Physical construction took place over time, and architecture played a central role in the psychological building of communities. Headlines of the early 20th century proudly announced the town’s newest buildings: “The Pride of the Valley” (Hotel Lykens, Lykens Borough, Dauphin County, 1924), “North Eastern Pennsylvania’s Most Modern Hotel” (Hotel Altamont, Hazelton, Luzerne County, 1924), and “Contains Beauty Plus Comforts” (Embassy Theatre, Lewistown, Mifflin County, 1927).

There was an undeniable excitement around the prospects of new architecture rippling through young American communities. Architecture has meaning and the power to make a statement with materials, design, technology and the embodiment of tradition. Historic civilizations are often associated with their surviving architectural achievements, which represent progress, prosperity and stability. Ironically, buildings considered to be gaudy and pretentious in their own time are often the ones being fought for today. So that begs the question, what examples of recent architecture will be worthy of preservation?

Historic properties became an interest of national policy through the passage of the Antiquities Act of 1906, the Historic Sites Act of 1935, and NHPA in 1966. NHPA authorized the National Register of Historic Places, which has become known as the “official list of the Nation’s historic places worthy of preservation.” As a way to judge a wide range of properties that may be significant in local, state and national history, the National Park Service developed the National Register Criteria for Evaluation. Properties with architectural significance may be eligible for the National Register if they embody the distinctive characteristics of a type, period or method of construction; represent the work of a master; possess high artistic values; or contribute to a larger district. (It’s important to note that historic preservation efforts have never centered exclusively on architectural values or significance.) Requirements for listing in the National Register include that a property must have stood the test of time, which generally means built more than 50 years ago, and it must have sufficient integrity, or enough original features, to convey its significance.

Fortunately, the National Register program has evolved along with the profession, yet there are countless examples of seemingly significant properties that do not meet these national standards. A notable example in Lower Alsace Township, Berks County, is Stokesay Castle, constructed in 1933-35 as a Tudor Revival country estate. Its design was heavily influenced by a medieval manor in England bearing the same name; however, it was adapted to a banquet hall in the 1970s and the additions and landscape modifications to expand parking options overwhelmed the original construction, stripping it of its former function as a country estate and making it ineligible for the National Register. The National Register program has been criticized by some as hindering pragmatic preservation efforts by valuing appearance over economic and community interests.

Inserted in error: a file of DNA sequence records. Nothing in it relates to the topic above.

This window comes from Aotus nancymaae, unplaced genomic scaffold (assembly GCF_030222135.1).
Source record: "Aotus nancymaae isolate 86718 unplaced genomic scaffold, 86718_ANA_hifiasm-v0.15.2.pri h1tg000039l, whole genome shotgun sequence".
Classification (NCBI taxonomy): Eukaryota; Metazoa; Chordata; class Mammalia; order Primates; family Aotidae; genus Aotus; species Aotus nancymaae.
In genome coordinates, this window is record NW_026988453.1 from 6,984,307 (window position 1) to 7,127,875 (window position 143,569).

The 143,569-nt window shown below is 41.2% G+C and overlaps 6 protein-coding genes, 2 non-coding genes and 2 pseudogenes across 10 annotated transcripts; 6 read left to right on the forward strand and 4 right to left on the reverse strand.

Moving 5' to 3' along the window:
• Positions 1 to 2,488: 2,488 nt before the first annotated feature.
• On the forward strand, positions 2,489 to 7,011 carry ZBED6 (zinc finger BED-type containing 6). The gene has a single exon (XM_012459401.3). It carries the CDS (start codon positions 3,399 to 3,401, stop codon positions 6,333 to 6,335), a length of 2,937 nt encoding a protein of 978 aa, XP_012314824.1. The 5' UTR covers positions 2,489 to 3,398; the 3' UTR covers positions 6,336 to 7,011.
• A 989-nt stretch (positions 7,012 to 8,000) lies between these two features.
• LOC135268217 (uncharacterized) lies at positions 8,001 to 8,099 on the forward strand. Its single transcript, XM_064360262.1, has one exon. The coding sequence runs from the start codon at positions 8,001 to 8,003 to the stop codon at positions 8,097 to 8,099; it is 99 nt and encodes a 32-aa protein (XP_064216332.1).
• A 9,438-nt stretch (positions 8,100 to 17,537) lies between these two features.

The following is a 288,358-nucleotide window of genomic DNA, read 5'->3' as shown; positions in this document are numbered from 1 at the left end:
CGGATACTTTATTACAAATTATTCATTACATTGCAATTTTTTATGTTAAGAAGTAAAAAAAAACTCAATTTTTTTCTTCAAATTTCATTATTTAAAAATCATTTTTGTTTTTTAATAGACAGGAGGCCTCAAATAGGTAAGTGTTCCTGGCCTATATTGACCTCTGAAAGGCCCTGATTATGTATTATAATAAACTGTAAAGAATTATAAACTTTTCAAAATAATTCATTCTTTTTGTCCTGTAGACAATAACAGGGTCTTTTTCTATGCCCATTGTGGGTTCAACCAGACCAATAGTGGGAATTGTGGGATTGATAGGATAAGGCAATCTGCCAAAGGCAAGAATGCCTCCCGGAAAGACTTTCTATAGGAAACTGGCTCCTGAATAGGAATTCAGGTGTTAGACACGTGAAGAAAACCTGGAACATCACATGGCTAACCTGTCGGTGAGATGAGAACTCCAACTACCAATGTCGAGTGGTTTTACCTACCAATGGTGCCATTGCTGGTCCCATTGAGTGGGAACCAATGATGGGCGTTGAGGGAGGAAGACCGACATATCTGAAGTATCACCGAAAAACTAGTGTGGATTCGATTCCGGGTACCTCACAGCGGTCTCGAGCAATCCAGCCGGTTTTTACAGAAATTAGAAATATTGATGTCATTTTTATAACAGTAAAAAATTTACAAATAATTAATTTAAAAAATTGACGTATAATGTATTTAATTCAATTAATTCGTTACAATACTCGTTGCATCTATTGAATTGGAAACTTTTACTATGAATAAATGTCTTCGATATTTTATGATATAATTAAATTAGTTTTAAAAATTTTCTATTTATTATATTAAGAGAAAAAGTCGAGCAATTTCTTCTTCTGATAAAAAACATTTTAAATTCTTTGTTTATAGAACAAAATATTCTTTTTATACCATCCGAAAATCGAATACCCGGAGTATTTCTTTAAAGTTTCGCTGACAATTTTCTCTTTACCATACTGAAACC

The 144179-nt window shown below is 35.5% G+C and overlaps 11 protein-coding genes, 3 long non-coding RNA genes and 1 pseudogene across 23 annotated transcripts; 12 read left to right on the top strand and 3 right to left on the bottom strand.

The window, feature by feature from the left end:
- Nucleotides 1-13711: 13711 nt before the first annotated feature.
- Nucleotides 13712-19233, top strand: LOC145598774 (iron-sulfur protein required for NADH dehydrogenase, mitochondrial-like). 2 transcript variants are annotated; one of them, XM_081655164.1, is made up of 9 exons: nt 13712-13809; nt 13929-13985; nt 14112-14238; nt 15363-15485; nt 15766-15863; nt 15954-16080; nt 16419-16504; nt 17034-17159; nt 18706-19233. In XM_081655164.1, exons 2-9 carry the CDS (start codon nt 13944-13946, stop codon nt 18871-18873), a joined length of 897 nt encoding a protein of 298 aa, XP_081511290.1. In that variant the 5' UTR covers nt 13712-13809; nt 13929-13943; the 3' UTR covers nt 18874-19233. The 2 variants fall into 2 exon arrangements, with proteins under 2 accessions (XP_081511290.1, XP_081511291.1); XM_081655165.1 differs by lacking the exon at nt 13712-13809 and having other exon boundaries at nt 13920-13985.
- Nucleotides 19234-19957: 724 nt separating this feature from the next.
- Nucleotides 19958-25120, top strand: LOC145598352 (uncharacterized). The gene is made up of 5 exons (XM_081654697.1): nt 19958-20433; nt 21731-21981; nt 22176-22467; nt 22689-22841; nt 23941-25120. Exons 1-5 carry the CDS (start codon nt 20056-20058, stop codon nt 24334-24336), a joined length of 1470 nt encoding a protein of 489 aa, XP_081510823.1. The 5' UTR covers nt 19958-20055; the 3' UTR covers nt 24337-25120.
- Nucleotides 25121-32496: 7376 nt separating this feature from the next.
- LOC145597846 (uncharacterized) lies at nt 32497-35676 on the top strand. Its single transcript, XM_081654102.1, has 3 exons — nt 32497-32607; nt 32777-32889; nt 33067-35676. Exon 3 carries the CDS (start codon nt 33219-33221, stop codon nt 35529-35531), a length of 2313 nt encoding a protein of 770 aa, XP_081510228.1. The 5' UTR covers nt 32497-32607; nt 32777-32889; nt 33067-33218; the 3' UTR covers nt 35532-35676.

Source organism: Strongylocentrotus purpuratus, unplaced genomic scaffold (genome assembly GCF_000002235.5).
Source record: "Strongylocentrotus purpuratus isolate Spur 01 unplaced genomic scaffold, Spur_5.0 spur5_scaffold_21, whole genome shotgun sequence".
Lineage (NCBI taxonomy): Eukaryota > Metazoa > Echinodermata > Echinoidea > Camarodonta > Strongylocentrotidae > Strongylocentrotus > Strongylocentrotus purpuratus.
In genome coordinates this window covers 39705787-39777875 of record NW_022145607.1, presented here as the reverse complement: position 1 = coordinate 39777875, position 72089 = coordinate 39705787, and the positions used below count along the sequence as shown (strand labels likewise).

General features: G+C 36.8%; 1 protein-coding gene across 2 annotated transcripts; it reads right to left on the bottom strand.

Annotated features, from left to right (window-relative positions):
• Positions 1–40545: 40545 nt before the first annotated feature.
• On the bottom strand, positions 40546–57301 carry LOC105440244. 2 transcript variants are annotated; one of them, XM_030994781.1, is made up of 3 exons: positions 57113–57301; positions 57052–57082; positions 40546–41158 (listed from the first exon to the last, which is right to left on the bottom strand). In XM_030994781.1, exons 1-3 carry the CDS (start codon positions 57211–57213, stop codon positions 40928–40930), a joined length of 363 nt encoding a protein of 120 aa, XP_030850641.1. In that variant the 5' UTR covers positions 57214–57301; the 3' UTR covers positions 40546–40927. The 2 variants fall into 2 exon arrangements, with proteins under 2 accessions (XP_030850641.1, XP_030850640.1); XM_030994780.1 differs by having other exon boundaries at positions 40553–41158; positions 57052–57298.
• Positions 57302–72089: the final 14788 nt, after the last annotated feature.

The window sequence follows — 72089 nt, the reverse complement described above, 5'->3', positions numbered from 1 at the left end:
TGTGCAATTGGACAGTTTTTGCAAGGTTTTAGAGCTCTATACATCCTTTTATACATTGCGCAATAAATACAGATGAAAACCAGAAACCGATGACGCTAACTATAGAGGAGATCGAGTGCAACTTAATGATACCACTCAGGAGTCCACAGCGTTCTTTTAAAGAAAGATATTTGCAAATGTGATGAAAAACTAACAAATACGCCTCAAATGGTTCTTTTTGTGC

Integrating traditional and new architecture to meet the needs of a contemporary community. Codo 241, York, York County.

Integrating traditional and new architecture to meet the needs of a contemporary community. Codo 241, York, York County.
Photo by Andrea MacDonald

Ada Louise Huxtable (1921–2013), an architecture critic and author of The Unreal America: Architecture and Illusion (New Press, 1997), argued that historic preservation practices are not always a good thing. Huxtable contested that preservationists “invented a new past” through a “sanitized and selective version” of what really happened. She was not a fan of reproductions, such as Colonial Williamsburg, because of the stories that were erased to depict and interpret a limited period of community development. “To lose history is to lose place, identity, and meaning,” Huxtable lamented. “But continuity can be achieved only if the past is integrated into the contemporary context in a way that works and matters.”

Preservationists have long understood how buildings shape our sense of place, but common ground has yet to be reached on how much the future should be interwoven with the past. In her reviews published in The New York Times and The Wall Street Journal, Huxtable was known for zingers and one-liners but was always committed to “the principle that every age produces its greatest buildings in its own image.” She believed in testing a building’s concept and materials by looking at it up close, “kicking a building” and comparing it to her reference of time.